Definition 1 : Functions of bounded variation in $\mathbb{R}^N$. Given any rectifiable curve in $\mathbb{R}^N$, if the function $f:\mathbb{R}^N \to \mathbb{R}$ evaluated on this curve is a function of bounded variation in the 1-d sense, then we say $f$ is a function of bounded variation.

Definition : Directional Limits.

for a function $f:\mathbb{R}^N \to \mathbb{R}$, given a unit vector $\bf{\hat{a}}$, we define the directional limit of $f$ at a point $\bf{x_0} \in \mathbb{R}^N$ along $\bf{\hat{a}}$ as $u_{\bf{\hat{a}}}(\bf{x_0}) = \lim_{\alpha \to 0^+}f(\bf{x_0 + \alpha \hat{a}})$.

Limit function at a point $x_0$ denoted as $J_{\bf{x_0}}:S^{N-1} \to\mathbb{R}$ is defined as $$J_{\bf{x_0}}(\bf{\hat{a}}) = u_{\bf{\hat{a}}}(\bf{x_0})$$. We denote this jump function in $\theta$-coordinates as $J^{\theta}_{\bf{x_0}}:[0,2\pi)^{N-1} \to \mathbb{R}$

Definition of a class of functions (This definition is recursive)

Given $\Omega$ an open subset of $\mathbb{R}^N$, we define a set of functions $\mathcal{V}(\Omega)$ with the following properties.

Iff $f \in \mathcal{V}(\Omega)$ then

1. $f:\Omega \to\mathbb{R}$ is square integrable and function and of bounded variation as per Definition 1.

2. With an additional constraint that the limit function in $\theta$-coordinates, at any point $P \in \Omega$ , denoted as $J^\theta_P: [0,2\pi)^{N-1}\to \mathbb{R}$ also belongs to the class of functions $\mathcal{V}([0,2\pi)^{N-1})$.

Fourier partial sum

Consider a function $f \in \mathcal{V}(\mathbb{R}^N))$, and let its Fourier transform be $\hat{f}$. Given any unit vector $\bf{\hat{a}} \in \mathbb{R}^N$, and a positive real number $R$, we define Fourier partial sum as $$S^{\bf{\hat{a}}}_R : \mathbb{R}^N \to \mathbb{R}$$ defined as $$S^{\bf{\hat{a}}}_R(\bf{x}) = \int_{-R\cos(\theta_1)}^{R\cos(\theta_1)} \int_{-R\cos(\theta_2)}^{R\cos(\theta_2)} ...\int_{-R\cos(\theta_{N-1})}^{R\cos(\theta_{N-1})} \int_{-R\cos(\phi)}^{R\cos(\phi)} \hat{f}(k_1,k_2,k_3,...k_N) e^{i(k_1x_1+k_2x_2+...+k_Nx_N)} \mathrm{d}{k_1}\mathrm{d}{k_2}...\mathrm{d}{k_N}$$ where $[\theta_1,\theta_2,...\theta_{N-1}]$ is $\bf{\hat{a}}$ expressed in $\theta$-coordinates, and $\phi = \frac{\Phi_{N-1}}{2^N} - \sum\limits_{j = 1}^{N-1} \theta_j$ where $\Phi_{N-1}$ is the total solid angle subtended by the full surface of a unit $(N-1)$-sphere given as $$\Phi_{N-1} = \frac{2\pi^{\frac{N-1}{2}}}{\Gamma(\frac{N-1}{2})}$$

$\bf{k} = [k_1,k_2,...k_N] \in \mathbb{R}^N$ and $\bf{x} = [x_1,x_2,...x_n] \in \mathbb{R}^N$

Statement

Question is that whether the following statement is true?

Given any point $\bf{x} \in \mathbb{R}^N$, and any unit vector $\bf{\hat{a}} \in \mathbb{R}^N$, $$\lim_{R\to \infty} S^{\bf{\hat{a}}}_R(\bf{x}) = \frac{u_{\bf{\hat{a}}}(\bf{x}) + u_{\bf{-\hat{a}}}(\bf{x})}{2}$$

• @TerryTao and other Harmonic analysis experts, what do you think about this problem. Also let me know the defects in it, especially the formula for $\phi$, I am not sure I got it what I intended it to. Thanks – Rajesh Dachiraju Nov 5 '14 at 6:26
• A few random comments: (1) the domain of definition of $J_P^\theta$ is not an open subset of $\mathbb{R}^{N-1}$. (2) What is $\theta$-coordinate? You are identifying $\mathbb{S}^{N-1}$ with essentially $\mathbb{T}^{N-1}$ and that is problematic in my opinion. (3) What's up with $\phi$? By your definition when $N = 3$ you have $\phi = \frac{4\pi}{8} - \sum_{j = 1}^2 \theta_j$ so when $\theta_1 + \theta_2 > \pi/2$, which happens for a large chunk of $[0,2\pi)^2$ your $\phi$ is negative. // Did you come up with all these definitions yourself? If so please include motivations on why such defn. – Willie Wong Nov 5 '14 at 9:27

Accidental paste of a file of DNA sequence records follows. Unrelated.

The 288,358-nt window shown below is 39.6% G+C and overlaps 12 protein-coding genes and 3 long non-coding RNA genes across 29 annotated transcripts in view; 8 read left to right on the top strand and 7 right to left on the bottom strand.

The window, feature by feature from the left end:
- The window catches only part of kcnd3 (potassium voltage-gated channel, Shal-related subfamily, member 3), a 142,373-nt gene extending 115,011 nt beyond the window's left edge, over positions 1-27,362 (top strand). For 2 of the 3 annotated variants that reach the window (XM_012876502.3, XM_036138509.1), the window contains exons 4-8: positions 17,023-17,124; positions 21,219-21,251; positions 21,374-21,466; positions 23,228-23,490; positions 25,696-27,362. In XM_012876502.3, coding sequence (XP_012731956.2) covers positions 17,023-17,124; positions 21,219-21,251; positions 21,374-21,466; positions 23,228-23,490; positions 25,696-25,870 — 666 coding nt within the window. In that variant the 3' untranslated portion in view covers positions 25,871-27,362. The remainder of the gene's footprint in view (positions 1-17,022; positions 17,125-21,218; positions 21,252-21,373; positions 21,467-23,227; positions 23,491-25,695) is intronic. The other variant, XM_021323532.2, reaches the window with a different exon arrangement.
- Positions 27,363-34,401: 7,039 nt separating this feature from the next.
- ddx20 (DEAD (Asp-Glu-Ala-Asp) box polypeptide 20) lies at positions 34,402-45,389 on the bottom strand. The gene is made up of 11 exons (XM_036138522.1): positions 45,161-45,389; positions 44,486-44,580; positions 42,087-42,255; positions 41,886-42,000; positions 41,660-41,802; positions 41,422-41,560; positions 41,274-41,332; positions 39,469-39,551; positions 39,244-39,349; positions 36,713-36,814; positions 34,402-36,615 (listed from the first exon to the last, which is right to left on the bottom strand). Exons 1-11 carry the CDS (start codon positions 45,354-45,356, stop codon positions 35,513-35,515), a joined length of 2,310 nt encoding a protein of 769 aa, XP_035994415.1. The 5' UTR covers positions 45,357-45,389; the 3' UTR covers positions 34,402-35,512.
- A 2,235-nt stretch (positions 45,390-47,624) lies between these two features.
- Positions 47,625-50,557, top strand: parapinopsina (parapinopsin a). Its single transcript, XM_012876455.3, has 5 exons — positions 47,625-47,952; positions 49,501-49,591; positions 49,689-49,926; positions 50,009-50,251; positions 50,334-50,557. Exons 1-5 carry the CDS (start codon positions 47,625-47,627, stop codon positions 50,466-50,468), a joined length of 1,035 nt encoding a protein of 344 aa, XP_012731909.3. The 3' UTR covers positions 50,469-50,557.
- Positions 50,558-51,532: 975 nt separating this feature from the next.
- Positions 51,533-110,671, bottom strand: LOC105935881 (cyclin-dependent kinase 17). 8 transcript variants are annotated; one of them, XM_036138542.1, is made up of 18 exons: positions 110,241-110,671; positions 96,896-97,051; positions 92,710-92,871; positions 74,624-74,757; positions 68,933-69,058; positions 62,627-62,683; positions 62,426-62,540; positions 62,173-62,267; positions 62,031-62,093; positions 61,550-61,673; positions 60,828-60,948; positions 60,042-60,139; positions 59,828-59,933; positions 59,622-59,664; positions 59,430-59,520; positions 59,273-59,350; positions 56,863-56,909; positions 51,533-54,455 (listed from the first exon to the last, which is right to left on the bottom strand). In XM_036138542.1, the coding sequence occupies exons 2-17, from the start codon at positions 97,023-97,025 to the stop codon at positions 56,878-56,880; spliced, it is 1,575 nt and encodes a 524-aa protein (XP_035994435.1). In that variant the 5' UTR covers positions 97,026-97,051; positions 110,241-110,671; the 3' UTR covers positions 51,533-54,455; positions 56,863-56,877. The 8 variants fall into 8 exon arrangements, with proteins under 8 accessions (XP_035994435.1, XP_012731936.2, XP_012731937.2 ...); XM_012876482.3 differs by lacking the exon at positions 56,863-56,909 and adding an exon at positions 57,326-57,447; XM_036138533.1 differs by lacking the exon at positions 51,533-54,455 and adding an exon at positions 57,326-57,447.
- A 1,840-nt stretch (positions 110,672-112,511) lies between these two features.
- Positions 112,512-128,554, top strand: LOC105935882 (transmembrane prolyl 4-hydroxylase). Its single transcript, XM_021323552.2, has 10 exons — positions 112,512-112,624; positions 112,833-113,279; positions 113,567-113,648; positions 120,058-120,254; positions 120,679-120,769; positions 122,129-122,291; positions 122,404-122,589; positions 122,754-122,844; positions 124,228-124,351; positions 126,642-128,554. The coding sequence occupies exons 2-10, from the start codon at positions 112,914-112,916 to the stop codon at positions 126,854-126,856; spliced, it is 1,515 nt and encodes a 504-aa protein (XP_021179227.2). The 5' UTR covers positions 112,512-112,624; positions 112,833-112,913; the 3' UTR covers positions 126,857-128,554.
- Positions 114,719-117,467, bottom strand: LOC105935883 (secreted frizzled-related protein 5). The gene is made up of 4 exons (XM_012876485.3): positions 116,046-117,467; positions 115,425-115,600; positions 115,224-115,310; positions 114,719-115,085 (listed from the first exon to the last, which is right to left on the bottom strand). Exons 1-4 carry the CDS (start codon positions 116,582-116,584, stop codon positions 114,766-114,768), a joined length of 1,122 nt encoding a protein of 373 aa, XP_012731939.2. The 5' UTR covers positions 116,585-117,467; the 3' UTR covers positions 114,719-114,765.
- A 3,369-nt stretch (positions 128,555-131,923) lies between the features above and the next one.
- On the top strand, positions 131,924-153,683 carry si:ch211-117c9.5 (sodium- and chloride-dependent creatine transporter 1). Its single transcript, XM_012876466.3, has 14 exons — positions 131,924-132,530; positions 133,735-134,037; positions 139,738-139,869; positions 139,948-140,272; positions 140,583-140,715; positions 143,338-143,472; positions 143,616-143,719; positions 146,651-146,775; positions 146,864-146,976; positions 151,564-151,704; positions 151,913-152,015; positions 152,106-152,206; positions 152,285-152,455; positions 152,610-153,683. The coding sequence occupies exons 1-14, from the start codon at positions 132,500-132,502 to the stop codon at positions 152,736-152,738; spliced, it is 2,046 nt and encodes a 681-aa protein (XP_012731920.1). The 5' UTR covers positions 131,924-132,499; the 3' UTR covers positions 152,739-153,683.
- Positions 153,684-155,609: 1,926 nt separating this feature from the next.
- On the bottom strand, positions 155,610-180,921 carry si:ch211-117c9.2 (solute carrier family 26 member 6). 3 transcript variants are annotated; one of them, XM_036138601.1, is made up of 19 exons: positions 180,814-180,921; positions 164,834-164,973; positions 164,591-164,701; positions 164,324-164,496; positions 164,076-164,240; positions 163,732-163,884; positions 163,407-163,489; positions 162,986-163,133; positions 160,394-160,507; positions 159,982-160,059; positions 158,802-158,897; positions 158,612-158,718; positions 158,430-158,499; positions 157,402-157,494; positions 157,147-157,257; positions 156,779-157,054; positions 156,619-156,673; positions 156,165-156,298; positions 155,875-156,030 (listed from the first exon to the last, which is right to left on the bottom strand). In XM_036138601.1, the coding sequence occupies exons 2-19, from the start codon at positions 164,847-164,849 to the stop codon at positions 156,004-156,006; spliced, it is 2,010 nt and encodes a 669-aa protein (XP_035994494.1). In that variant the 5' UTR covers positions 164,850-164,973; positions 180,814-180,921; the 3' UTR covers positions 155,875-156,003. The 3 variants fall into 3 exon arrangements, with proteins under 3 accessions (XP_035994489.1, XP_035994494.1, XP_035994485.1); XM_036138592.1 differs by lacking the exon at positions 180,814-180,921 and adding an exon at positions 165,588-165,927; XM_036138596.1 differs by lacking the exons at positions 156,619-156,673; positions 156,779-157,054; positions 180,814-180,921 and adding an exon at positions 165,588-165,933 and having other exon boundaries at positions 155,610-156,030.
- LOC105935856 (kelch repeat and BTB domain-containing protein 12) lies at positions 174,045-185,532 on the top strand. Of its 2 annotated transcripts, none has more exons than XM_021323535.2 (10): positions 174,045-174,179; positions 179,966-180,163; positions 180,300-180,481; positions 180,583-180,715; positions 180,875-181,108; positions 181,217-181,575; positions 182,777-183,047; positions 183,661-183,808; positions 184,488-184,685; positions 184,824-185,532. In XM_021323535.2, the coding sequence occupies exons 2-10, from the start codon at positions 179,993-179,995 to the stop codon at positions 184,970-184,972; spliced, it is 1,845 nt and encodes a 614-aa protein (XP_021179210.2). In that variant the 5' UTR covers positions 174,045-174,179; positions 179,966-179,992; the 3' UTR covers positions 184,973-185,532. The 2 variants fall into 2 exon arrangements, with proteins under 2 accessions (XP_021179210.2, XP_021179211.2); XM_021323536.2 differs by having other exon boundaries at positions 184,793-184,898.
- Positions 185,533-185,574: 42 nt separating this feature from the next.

• Maybe I should clarify that my point (1) above is meant to say that it makes no sense to define $\mathcal{V}(\Omega)$ recursively because $[0,2\pi)^{N-1}$ is not open. – Willie Wong Nov 5 '14 at 9:27
• A too-short answer, but it seems that any comment would likely get lost in the others... Also, not responding directly to the literal question, but to the context: the notion of "wave-front set" would seem to me to be one of the concepts the questioner might find useful in refining the formulation of the issue (e.g., refining to the point that the assertions are not easily shown faulty in various ways, e.g., coordinate-(in)dependence as @WillieWong comments). – paul garrett Nov 7 '14 at 14:22
• Please explain the downvotes! – Rajesh Dachiraju Nov 15 '14 at 7:02

Consider the 2D case. Let $\theta = n \pi / 2$ for $n \in \{0,1,2,3\}$. From your definition $S_r^\theta f = 0$, since on the RHS of its definition you are integrating over a null set. But clearly the corresponding $u_\theta(x) + u_{-\theta}(x)$ doesn't always vanish: consider in particular any non-trivial Schwartz function.
• Thanks for pointing it out. It still does not kill the spirit of the problem. In this problem, for N=2, for each element (unit vector) in $S^1$ we are giving out (contemplating) a statement to hold. If I recall correctly, to cover $S^1$ we need atleast $4$ co-ordinate charts. – Rajesh Dachiraju Nov 6 '14 at 12:24
• (CONTINUED..)...So we need to make the statement $4$ times each for each co-ordinate chart, and when we change co-ordinate chart, we lso need to take care to rotate all the co-ordinate systems associated with the problem appropriately (including domains of $f$ and $\hat{f}$ and then make the statement. When we do that, I hope each of the directions $n\pi/2, n=0,1,2,3$ will be covered in one of the co-ordinate charts without the problem of integral becoming zero as you have mentioned in the answer. – Rajesh Dachiraju Nov 6 '14 at 12:24
• If your result is coordinate dependent, then it'd be useless, especially since the right hand side of the putative equation does not depend on coordinate choice. And no, you don't need 4 charts to cover $\mathbb{S}^1$. You are free to investigate further, but I don't think your line of reasoning is likely to go anywhere. Essentially it seems to me that you want to be able to say that when the inverse Fourier integral is not absolutely convergent, that you can somehow pick out directional dependence by taking the limit in different ways. That idea in itself is not impossible.... – Willie Wong Nov 6 '14 at 15:24
• ... but I don't see any reason why the particular method you take to enforce this directional dependence is the preferred one. It is especially suspicious since the method itself is not invariant under rotations of $\mathbb{R}^N$. – Willie Wong Nov 6 '14 at 15:26